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Don't pass on the QBs

Join senior editor Vic Ketchman as he tackles the fans' tough questions.

Rik from Destin, FL:
Always enjoy your in-depth analysis and, darn, you are right a lot! How does Byron Leftwich's numbers compare to Mark Brunell's at this point in the season.

Vic: Byron Leftwich has completed 129 of 203 passes for a 63.5 completion percentage, 1,364 yards, seven touchdowns, four interceptions and an 86.3 passer rating. Mark Brunell is 86 of 168 for a 51.2 completion percentage, 912 yards, five touchdowns, three interceptions and a 69.8 passer rating. But let's make sure we give credit to Brunell for what he still is: the greatest quarterback in Jaguars history. In 1996, he threw for 4,367 yards and 19 touchdowns, rushed for another 396 yards and, in the process, took every snap from center. That was his second season as a starter and I wonder if we're not witnessing another second-year starter en route to the same kind of season.

Rowella from Georgetown, Guyana:
A long-time Jaguar fan, I finally got a chance to visit the U.S. and see my beloved Jags. It was a great experience, however, one thing shocked me. After the game, I listened to a local radio call-in show and I heard fans criticizing Byron Leftwich. He played a great game with a 110 passer rating and pulled out another game in the last minute. I left Florida for the rest of my U.S. tour very confused. Please shed some light on this if you can?

Vic: The kid is one of those dramatic figures who just happens to attract praise and criticism. The issue isn't whether that will change, because it won't. The issue is will he be able to endure that kind of constant scrutiny without letting it get to him. He's a tough kid and he always takes the high road. That's what it takes to deal with criticism. You can't allow yourself to be dragged down to that level. You can't allow yourself to fire back; just play.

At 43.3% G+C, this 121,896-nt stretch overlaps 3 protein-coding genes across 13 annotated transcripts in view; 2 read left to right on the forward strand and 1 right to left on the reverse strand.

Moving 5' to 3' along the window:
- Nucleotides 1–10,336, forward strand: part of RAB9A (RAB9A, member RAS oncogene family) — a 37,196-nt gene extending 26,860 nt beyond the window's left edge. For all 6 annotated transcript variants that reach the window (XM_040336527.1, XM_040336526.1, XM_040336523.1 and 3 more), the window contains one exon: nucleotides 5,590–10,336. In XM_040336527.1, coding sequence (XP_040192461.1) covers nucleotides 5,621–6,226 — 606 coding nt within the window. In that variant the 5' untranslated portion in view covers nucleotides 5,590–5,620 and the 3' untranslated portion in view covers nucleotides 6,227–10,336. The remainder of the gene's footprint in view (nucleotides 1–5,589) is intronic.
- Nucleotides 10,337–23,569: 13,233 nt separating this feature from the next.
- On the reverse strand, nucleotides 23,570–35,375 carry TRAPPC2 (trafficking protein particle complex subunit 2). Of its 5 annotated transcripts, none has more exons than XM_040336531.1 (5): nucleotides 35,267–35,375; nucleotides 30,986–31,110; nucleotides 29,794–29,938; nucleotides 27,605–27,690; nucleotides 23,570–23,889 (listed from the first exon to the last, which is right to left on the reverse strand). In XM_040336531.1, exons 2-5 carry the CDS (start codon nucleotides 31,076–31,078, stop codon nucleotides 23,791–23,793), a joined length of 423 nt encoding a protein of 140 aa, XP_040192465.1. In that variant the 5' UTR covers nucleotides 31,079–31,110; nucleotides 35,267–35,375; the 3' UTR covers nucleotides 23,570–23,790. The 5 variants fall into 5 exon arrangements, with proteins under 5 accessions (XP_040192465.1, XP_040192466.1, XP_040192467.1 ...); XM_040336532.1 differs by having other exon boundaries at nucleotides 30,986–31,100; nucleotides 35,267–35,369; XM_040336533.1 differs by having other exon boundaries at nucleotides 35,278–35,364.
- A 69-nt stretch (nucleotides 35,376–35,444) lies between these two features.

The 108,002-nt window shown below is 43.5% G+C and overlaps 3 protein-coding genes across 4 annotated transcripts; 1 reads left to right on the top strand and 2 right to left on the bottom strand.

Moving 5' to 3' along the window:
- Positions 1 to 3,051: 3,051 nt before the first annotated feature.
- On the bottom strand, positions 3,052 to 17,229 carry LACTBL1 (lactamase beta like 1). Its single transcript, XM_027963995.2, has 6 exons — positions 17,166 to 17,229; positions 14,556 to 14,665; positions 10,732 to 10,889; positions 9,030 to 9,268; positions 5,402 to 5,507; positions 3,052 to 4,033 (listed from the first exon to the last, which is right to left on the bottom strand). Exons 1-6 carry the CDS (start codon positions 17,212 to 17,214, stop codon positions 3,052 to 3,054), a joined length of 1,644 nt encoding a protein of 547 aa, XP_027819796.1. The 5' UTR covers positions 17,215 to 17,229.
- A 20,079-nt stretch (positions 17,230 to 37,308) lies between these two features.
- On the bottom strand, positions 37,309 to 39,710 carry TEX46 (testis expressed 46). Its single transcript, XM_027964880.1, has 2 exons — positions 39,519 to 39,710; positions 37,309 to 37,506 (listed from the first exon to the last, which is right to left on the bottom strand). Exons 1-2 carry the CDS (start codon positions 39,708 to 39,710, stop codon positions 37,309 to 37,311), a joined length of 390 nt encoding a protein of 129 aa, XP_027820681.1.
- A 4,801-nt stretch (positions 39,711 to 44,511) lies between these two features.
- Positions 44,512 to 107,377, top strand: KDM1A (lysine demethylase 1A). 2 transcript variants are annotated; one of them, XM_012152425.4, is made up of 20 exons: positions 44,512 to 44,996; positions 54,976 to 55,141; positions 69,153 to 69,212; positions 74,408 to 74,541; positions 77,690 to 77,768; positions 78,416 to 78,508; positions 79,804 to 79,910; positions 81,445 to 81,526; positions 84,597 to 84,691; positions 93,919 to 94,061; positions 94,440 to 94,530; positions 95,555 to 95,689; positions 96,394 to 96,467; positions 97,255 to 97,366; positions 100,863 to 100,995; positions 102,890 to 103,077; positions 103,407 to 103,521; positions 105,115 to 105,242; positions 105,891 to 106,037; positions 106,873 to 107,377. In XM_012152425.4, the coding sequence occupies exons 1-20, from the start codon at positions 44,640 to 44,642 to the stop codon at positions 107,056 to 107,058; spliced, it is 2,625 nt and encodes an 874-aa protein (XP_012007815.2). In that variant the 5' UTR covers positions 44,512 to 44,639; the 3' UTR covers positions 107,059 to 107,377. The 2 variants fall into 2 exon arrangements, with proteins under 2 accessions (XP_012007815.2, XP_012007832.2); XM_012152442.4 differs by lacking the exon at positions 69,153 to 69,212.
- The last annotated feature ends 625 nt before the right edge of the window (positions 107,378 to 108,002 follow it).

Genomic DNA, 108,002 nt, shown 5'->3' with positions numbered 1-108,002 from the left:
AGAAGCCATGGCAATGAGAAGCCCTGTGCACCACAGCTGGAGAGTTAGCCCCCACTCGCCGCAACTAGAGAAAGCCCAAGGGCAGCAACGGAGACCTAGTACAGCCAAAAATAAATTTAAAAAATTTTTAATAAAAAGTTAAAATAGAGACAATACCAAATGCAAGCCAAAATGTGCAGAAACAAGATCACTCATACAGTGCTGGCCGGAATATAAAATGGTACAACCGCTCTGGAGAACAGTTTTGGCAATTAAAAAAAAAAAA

Rod from Jacksonville:
I bet the Ravens are kicking themselves for not completing the trade with Minnesota during the 2003 draft to pick Byron Leftwich. Thanks, Minnesota.

Vic: I don't think the Ravens are kicking themselves about the attempted Byron Leftwich deal. They did all they could. The one they've got to be kicking themselves about is having passed on Daunte Culpepper in the 1999 draft. Chris McAlister has been a great player for them, and he helped them win a Super Bowl, but when you pass on a quarterback of Culpepper's ability you pay the price for 10 years or more. You can always find another McAlister, but the Culpeppers of the game are rare. That's why when you get a chance to take one, you better do it. How do you think Cleveland feels about passing on Ben Roethlisberger?

David from Norfolk, VA:
Love your column; I read it every day. Fred is very tentative and running like he is expecting to get tackled. Is it just the shotgun set or is there more?

Vic: I have to disagree with you. Fred Taylor is not running tentatively. If anything, he's running too hard. In my opinion, he's trying so hard that he may be getting out ahead of his blocking. Taylor is a cutback runner. He doesn't like it when I say that, but a lot of great running backs were cutback runners. The best I ever covered, Franco Harris, was a classic cutback runner. In those days, cutback runners were revered because it was said that it took guts to cut back into the face of the pursuit. Now, we look down our noses at cutback runners because we've come to identify cutting back as reversing fields. But that's not what true cutback-running is. Cutback-running is a subtle move to the backside of the defender and into the face of the pursuit, and Taylor is one of the all-time best at it. I wanna see him get back to it. He has to find that balance between north and south running and cutback running. When he finds that balance, he's going to explode. Maybe it'll be this weekend in Indianapolis.